“It’s an extra Christmas!” Ellington said. “Last year, I got a dragon thing and my brother got a Nerf gun.”
Kite Bernroider, 9, who lives in Vienna, said she can tell Kwanzaa is coming when her mother, Chanda Rule, a jazz vocalist, starts singing a Kwanzaa song. Ms. Rule, who is black and married to an Austrian, said she wants to expose her son to her African-American heritage in a European city where she feels disconnected from her culture.
An attractive feature of Kwanzaa for Kite are taper candles in the Pan-African colors of green, black and red. He admits that last year he spent two green ones and used them as drumsticks on his mother’s miniature Djembe drum.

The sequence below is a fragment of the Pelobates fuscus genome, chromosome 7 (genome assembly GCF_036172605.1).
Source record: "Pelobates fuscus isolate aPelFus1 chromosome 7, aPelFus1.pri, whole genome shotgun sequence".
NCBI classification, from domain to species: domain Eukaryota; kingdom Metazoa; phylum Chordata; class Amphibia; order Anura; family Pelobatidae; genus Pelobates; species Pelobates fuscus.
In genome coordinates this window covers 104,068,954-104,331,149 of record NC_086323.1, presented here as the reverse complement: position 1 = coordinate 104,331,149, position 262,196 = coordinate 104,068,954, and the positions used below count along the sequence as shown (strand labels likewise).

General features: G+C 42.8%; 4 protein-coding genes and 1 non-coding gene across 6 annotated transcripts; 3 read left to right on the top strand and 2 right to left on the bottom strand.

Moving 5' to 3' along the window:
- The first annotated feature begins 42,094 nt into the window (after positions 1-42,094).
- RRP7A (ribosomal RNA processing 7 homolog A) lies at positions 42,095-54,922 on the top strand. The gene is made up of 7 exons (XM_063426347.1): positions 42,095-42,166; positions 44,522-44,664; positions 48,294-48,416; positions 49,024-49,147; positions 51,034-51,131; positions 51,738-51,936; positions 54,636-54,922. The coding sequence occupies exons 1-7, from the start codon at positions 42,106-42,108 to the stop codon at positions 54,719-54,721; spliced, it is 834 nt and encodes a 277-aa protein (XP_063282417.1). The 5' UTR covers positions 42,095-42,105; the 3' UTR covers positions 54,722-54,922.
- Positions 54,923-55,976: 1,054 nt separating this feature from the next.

“The candles didn’t survive,” Kite said with a smile.
Sundiata Sharif, 12, of Livingston, NJ, said she likes how Kwanzaa gives her a chance to reflect on herself and where her family comes from. “It brings out my inner roots,” she said. For the Faraa Majorie sisters and Folayan Jendayi-Lacey, who lives in Ditmas Park, Brooklyn, on the last day of Kwanzaa, Imani is the most delicious. Her mother cooks recipes from the cookbook, Ethnic Vegetarian: Traditional and modern recipes from Africa, America and the Caribbean, for the crescendo of the festivities, the Karamu party. They taste their way through many of America’s common dishes with African roots, such as cornbread, slaws, and mac and cheese. “Once we even had chocolate cake,” said 8-year-old Faraa, beaming.